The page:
Vancouver, BC – The BC Centre for Disease Control has launched an influenza genome sequencing project to better understand how the pandemic H1N1 flu virus has evolved and may continue to evolve in the coming months.
This project capitalizes on the province’s researchers’ expertise and capacity in genome sequencing to generate hundreds of complete genomes from circulating influenza viruses collected in British Columbia during the H1N1 pandemic, as well as during and after the Olympics. By comparing the evolution of BC’s influenza virus to that of viruses sequenced in other regions, researchers hope to learn how a mass gathering such as the Olympics can impact the virus’ genetic sequence. The project will also allow researchers to track the geographic origins of the H1N1 virus.
“The data uncovered from this project will enable BC to track how the virus moved through the population – information that can assist public health officials in understanding the virus and preparing for future outbreaks,” says Dr Perry Kendall, British Columbia’s Provincial Health Officer.
Large-scale genome projects such as this have only become common in the last five years, as sequencing technologies have improved and become faster and more cost-efficient. “This is the first time since this technology has matured that both a pandemic and an Olympics have occurred together,” says Dr Alan Winter, president and CEO of Genome BC. “The timing provides a very significant opportunity to study how a virus evolves when it is meeting and mixing with viruses from around the world.”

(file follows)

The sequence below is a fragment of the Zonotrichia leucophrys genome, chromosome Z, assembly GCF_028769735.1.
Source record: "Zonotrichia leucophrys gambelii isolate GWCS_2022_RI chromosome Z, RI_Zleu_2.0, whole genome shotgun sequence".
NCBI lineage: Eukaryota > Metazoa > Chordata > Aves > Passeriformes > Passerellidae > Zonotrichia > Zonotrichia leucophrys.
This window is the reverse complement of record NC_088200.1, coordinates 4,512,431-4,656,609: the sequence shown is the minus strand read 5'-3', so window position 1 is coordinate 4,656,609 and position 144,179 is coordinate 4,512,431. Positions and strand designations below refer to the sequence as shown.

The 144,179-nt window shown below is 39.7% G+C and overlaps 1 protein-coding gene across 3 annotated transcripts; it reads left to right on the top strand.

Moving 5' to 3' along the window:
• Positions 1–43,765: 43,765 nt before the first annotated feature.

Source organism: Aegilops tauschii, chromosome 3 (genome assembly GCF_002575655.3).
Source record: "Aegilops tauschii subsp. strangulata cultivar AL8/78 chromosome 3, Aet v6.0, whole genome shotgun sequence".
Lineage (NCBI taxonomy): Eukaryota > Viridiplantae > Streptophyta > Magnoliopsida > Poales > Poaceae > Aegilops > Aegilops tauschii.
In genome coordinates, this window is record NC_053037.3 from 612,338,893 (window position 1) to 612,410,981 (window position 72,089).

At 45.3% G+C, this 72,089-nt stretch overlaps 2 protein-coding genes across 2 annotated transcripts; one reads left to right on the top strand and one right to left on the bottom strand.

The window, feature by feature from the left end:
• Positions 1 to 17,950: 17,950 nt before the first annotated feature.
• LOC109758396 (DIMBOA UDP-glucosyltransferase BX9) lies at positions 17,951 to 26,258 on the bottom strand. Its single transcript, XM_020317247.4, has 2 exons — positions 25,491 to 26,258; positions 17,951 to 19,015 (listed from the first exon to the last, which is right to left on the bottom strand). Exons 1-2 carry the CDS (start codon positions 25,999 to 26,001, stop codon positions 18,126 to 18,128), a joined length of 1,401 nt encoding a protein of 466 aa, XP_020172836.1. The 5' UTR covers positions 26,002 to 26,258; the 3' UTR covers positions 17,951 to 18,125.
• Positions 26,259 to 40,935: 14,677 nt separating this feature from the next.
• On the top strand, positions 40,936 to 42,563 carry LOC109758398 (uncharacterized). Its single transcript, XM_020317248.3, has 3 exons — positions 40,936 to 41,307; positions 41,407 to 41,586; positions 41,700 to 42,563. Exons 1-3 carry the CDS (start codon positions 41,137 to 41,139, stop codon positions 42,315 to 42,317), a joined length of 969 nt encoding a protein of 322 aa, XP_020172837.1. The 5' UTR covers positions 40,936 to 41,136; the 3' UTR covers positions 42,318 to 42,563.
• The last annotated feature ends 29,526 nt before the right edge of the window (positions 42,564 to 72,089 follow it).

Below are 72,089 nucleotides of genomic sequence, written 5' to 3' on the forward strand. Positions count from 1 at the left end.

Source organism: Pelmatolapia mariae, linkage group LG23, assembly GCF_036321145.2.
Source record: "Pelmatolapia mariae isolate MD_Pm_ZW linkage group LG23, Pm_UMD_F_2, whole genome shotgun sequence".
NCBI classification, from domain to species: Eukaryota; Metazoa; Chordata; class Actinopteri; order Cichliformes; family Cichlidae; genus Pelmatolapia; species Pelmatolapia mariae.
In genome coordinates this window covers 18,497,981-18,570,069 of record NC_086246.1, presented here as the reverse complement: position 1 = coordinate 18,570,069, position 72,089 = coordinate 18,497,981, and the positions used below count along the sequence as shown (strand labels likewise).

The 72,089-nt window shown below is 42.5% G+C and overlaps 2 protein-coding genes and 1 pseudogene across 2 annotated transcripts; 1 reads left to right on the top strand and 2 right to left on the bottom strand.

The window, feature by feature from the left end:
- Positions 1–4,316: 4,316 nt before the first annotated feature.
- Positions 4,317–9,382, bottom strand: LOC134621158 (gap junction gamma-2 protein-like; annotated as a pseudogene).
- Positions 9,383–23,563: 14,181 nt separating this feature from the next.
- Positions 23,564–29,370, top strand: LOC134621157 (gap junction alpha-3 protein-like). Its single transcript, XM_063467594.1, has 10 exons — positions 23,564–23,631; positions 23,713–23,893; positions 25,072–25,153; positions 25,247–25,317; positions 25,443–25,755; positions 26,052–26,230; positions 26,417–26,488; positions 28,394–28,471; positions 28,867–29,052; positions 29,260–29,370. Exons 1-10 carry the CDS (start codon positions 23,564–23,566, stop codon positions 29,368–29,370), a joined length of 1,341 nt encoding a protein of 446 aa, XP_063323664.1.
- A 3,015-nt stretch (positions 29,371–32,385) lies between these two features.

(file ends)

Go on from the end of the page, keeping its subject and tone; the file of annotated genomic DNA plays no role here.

While influenza activity has declined to baseline or below baseline levels in Canada, pandemic H1N1 activity elsewhere remains variable, with some Eastern European and Western Asian countries continuing to report above-baseline activity levels.
This project is jointly funded by the BC Centre for Disease Control, Genome British Columbia and Genome Canada. Research is being conducted at both the BCCDC Public Health Microbiology & Reference Laboratory and Canada’s Michael Smith Genome Sciences Centre.